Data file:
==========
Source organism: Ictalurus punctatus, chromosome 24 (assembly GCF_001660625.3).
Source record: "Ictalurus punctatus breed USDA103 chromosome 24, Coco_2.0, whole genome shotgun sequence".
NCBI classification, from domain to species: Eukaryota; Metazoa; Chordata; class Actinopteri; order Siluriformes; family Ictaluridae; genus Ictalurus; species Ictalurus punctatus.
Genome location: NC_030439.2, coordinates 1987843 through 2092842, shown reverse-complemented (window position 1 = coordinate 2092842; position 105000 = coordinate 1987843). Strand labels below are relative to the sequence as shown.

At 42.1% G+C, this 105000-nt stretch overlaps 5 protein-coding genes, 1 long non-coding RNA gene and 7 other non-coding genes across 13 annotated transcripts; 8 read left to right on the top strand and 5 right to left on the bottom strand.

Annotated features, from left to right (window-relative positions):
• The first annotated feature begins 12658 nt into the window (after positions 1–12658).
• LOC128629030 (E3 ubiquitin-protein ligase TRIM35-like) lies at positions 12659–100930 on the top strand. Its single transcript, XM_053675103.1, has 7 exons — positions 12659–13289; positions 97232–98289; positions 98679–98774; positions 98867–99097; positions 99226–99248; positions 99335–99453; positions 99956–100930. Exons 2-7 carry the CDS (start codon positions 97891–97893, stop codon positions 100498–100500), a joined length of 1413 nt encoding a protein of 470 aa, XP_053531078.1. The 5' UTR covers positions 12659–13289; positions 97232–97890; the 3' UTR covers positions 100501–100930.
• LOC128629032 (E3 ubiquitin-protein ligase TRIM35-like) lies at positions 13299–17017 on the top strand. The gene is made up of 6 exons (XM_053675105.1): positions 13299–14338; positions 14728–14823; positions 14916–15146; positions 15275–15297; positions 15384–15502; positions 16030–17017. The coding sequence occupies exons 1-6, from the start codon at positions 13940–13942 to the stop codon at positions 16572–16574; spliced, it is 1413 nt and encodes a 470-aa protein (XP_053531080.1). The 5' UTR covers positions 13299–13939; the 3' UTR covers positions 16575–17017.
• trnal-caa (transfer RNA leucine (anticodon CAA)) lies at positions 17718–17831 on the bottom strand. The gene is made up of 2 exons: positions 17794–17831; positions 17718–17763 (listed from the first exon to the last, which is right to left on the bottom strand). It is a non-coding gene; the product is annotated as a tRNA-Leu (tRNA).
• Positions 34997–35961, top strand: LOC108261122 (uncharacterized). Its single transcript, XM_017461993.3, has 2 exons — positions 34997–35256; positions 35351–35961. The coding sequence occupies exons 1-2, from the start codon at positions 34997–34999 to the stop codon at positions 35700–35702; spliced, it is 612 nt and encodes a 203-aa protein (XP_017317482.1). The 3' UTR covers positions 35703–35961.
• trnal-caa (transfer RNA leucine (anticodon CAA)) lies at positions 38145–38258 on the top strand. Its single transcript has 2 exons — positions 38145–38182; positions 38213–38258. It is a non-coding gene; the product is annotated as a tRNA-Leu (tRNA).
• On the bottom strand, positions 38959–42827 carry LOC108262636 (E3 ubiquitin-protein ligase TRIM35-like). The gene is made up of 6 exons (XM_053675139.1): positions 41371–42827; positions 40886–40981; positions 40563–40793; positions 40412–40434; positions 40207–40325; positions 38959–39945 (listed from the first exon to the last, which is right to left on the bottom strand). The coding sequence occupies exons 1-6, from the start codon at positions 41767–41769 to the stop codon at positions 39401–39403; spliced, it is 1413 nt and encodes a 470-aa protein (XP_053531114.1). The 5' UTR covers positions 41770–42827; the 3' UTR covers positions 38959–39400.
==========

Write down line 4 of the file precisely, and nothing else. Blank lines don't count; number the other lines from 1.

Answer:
Genome location: NC_030439.2, coordinates 1987843 through 2092842, shown reverse-complemented (window position 1 = coordinate 2092842; position 105000 = coordinate 1987843). Strand labels below are relative to the sequence as shown.